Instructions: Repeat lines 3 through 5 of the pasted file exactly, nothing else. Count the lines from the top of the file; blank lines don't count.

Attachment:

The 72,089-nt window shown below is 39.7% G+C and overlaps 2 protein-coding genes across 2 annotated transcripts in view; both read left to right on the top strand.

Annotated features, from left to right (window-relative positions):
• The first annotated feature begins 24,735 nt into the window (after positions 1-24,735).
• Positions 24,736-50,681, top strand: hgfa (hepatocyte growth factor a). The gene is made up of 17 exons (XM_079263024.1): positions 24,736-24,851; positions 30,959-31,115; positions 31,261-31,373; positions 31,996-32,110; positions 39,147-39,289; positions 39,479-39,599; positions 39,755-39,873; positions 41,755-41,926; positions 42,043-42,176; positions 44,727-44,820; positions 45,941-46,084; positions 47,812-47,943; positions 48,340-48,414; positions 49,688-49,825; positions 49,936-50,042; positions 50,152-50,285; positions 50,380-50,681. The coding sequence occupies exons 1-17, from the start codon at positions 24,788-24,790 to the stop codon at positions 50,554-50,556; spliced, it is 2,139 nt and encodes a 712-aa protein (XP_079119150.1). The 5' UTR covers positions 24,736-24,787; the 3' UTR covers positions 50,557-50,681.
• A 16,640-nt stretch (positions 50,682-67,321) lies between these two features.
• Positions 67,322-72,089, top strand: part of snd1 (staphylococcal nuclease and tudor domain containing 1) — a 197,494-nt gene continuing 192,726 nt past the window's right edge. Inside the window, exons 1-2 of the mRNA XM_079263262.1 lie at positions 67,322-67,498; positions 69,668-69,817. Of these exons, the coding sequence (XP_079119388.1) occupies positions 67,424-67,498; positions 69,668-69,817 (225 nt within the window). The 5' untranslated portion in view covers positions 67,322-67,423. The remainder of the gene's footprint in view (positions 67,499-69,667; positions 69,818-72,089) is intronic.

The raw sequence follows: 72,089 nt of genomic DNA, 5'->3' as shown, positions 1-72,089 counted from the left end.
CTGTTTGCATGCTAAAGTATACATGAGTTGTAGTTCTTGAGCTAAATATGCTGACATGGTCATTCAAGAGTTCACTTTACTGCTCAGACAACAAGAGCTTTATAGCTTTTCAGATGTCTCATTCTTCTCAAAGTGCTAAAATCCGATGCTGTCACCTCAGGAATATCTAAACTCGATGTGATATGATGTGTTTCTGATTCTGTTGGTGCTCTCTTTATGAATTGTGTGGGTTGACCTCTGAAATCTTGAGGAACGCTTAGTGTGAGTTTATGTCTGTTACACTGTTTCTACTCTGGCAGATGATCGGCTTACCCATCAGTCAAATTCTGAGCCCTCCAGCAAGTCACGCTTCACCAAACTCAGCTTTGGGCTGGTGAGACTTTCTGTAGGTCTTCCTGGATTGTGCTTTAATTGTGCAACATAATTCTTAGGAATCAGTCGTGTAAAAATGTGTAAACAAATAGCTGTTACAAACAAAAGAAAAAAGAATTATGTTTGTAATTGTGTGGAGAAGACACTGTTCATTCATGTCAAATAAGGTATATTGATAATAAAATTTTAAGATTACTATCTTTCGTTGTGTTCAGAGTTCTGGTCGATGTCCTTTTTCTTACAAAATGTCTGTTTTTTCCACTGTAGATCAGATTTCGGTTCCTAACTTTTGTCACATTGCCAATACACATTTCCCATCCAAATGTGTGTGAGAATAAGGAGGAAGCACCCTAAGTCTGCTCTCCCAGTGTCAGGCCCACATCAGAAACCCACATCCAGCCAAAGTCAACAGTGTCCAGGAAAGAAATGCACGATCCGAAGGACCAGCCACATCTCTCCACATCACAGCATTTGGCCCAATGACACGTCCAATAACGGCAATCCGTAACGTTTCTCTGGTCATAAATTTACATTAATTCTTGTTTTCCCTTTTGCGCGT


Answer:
• The first annotated feature begins 24,735 nt into the window (after positions 1-24,735).
• Positions 24,736-50,681, top strand: hgfa (hepatocyte growth factor a). The gene is made up of 17 exons (XM_079263024.1): positions 24,736-24,851; positions 30,959-31,115; positions 31,261-31,373; positions 31,996-32,110; positions 39,147-39,289; positions 39,479-39,599; positions 39,755-39,873; positions 41,755-41,926; positions 42,043-42,176; positions 44,727-44,820; positions 45,941-46,084; positions 47,812-47,943; positions 48,340-48,414; positions 49,688-49,825; positions 49,936-50,042; positions 50,152-50,285; positions 50,380-50,681. The coding sequence occupies exons 1-17, from the start codon at positions 24,788-24,790 to the stop codon at positions 50,554-50,556; spliced, it is 2,139 nt and encodes a 712-aa protein (XP_079119150.1). The 5' UTR covers positions 24,736-24,787; the 3' UTR covers positions 50,557-50,681.
• A 16,640-nt stretch (positions 50,682-67,321) lies between these two features.